Beer brewing AC heater control

Hi guys,

Me and some friends are expanding our beer brewing setup with an extra kettle and heater. We want to use both of these at the same time (one for the mash step and one for the boiling step) to brew two batches at the same time. The problem however is that we now have two 3000W elements on a single 16A 230V breaker, which will trip the breaker in no time.

The good news is that we do not need the full 3000W in the mash step, so we are looking for a way to control the current flow to this second heater. I have read a lot about people controlling electric heaters with slow on-off cycles, but these would still trip the circuit breaker since both elements would be on full power for a couple of seconds.

TLDR: is there a way to electronically (and variably) control the current flowing through a 3000W 230V AC heater?

Thank!

TLDR: is there a way to electronically (and variably) control the current flowing through a 3000W 230V AC heater?

No, but there is a solution to your problem.

In your research did you read about burst control or burst firing for controlling heaters?

One way to control an AC heater is to control each half cycle of the mains, or each pair of half cycles, so for example if you turn on 5 cycles followed by 15 cycles off then the heater will get 1/4 power. What I suggest is you do this an interleave the cycles for the 2 heaters, so taking the above example if heater 1 happens to be on for 5 cycles and off for 15 cycles then heater 2 can be on for up to 15 of the cycles that heater 1 is off for.

To do this you need triacs for switching the mains and zero crossing detection to time the switching correctly.

++Karma; // For asking a clear, easy to understand question on your first post.

Putting a 6kW load on a 230V 16A circuit is never going to be good, you either need to downgrade
the heaters or upgrade the circuit. Overloading circuits is the way to start fires.

Heating in the wiring goes with current squared, so that you risk quadrupling the temperarure
rise in the wires by doubling the load, which will then start to char and degrade, eventually
becoming carbonized and conductive, then the fireworks show and the building fire. I wouldn't
risk this even if the breaker is tested regularly!

Thank you for the quick and helpful reply PerryBebbington!

I have a couple more questions if you don't mind:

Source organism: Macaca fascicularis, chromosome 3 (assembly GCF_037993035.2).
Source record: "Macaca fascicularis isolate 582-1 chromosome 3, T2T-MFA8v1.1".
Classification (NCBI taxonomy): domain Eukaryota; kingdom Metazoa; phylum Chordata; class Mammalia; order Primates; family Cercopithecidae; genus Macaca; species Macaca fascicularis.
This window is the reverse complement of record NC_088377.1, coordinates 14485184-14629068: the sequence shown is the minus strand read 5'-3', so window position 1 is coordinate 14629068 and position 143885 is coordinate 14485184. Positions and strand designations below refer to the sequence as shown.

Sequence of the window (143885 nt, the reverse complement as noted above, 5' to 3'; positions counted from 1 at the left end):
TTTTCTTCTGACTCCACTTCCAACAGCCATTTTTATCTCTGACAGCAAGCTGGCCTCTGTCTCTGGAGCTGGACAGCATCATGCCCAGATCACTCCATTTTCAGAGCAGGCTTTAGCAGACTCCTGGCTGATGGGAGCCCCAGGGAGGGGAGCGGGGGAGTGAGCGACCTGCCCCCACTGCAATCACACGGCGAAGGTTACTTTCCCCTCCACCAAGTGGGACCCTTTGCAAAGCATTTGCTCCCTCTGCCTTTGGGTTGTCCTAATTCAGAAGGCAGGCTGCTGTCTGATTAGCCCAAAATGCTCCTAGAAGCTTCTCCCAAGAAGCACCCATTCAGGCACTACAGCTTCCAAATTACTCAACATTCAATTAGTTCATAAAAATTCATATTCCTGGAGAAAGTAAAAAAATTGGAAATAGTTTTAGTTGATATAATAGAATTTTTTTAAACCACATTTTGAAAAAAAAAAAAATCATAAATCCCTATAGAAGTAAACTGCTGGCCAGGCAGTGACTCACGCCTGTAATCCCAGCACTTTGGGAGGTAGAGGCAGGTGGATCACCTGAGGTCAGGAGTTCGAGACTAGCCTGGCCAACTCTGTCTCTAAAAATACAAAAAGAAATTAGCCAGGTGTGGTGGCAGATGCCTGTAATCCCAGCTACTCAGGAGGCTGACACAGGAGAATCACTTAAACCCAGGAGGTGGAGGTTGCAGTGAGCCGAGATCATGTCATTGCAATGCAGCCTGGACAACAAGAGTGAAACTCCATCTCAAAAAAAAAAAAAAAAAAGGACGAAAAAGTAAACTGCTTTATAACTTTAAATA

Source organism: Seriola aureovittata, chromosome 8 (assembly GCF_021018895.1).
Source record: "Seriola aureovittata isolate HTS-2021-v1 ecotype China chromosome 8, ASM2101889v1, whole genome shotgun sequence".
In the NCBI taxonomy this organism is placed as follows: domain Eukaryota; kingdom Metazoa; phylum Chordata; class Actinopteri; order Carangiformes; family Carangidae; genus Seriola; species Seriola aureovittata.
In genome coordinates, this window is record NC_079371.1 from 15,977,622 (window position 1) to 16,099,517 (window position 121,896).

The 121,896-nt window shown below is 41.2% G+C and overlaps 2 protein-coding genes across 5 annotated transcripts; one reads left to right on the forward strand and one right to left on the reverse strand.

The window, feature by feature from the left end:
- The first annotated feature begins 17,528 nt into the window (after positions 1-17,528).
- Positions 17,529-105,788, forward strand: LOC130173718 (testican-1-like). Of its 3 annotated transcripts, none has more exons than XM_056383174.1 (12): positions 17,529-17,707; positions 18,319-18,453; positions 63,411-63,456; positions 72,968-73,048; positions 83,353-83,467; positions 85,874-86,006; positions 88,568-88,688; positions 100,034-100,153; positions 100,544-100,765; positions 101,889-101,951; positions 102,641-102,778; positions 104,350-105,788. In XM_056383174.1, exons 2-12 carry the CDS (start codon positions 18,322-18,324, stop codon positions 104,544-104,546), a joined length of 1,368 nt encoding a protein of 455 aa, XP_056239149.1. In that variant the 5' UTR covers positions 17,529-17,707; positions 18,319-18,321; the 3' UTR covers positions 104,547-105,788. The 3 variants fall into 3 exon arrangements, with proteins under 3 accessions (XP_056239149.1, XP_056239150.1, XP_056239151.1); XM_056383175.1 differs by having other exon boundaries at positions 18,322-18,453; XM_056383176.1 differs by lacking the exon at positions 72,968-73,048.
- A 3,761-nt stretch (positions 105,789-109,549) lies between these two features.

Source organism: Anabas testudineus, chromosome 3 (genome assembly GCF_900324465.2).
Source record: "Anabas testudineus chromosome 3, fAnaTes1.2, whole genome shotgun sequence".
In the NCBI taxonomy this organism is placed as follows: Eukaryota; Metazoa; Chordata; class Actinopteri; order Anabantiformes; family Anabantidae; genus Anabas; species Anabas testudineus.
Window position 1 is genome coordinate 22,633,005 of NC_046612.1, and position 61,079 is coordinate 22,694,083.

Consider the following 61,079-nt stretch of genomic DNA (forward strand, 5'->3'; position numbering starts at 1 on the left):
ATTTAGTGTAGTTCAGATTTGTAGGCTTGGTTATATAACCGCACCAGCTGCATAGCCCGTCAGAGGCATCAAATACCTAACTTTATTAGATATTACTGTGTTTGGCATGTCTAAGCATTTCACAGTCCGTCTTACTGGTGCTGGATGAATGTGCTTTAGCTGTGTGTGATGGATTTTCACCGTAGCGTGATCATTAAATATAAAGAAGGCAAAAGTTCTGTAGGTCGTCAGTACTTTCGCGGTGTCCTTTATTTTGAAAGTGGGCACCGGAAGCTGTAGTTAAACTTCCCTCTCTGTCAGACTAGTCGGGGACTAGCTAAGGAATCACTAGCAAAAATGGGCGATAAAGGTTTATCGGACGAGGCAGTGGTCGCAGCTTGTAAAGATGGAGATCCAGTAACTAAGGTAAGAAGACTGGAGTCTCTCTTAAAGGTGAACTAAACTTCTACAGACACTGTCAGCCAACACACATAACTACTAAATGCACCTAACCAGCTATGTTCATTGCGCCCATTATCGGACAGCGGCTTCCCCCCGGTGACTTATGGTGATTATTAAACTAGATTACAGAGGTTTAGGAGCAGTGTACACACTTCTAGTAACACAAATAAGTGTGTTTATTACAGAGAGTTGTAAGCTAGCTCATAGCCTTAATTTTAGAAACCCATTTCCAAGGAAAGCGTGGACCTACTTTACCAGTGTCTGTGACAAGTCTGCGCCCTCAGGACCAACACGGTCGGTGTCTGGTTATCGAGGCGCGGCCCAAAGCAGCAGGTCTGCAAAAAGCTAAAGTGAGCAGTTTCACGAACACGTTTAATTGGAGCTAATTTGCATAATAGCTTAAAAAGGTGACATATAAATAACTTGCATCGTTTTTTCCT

• So, building a circuit like this one (I would increase the resistor value because of the higher voltage):

One thing I would like to verify about this diagram is that the ground on the left would probably be the AC earth ground? And the ground on the right the arduino ground? Otherwise the use of the opto-coupler to isolate the two circuits would be overruled right? I also see many circuits without the GND connection at the AC side, so I'm wondering if that is strictly required or not?

  • Then I would probably have to connect the previous circuit to an interrupt pin on the arduino and time my TRIAC switching based on that?

Thank you in advance!

MarkT:
Putting a 6kW load on a 230V 16A circuit is never going to be good, you either need to downgrade
the heaters or upgrade the circuit. Overloading circuits is the way to start fires.

Heating in the wiring goes with current squared, so that you risk quadrupling the temperarure
rise in the wires by doubling the load, which will then start to char and degrade, eventually
becoming carbonized and conductive, then the fireworks show and the building fire. I wouldn't
risk this even if the breaker is tested regularly!

We are planning to insert a redundancy fuse right before our circuit to counter this problem.
Your concerns are also our concerns, that is why we are looking for a way to limit the current flow or, as per suggestion of PerryBebbington, to switch only one of the heaters on at a time.

As a way of redundancy for the switching, we are going to insert a current detection system as well. This way we can verify if current is flowing and only turn on the other heater when the first one is off.

MarkT:
Putting a 6kW load on a 230V 16A circuit is never going to be good.

My understanding of rubendenolf’s question is he wants a way to manage 2 * 3kW heaters on a supply that can only supply a little over 3kW, such that he can use both heaters but not exceed the capability of the supply.

Heating in the wiring goes with current squared, so that you risk quadrupling the temperature
rise in the wires by doubling the load

That is a misunderstanding of how heat output and current are related. For a fixed value of resistance if you double the current you also double the voltage making the power dissipated in the resistance 4 times as much (2* current x 2 times voltage). Having 2 heaters doubles the current but the total resistance is half and the voltage remains the same, so 2 heaters draw twice the current an emit twice the heat, not 4 times the heat.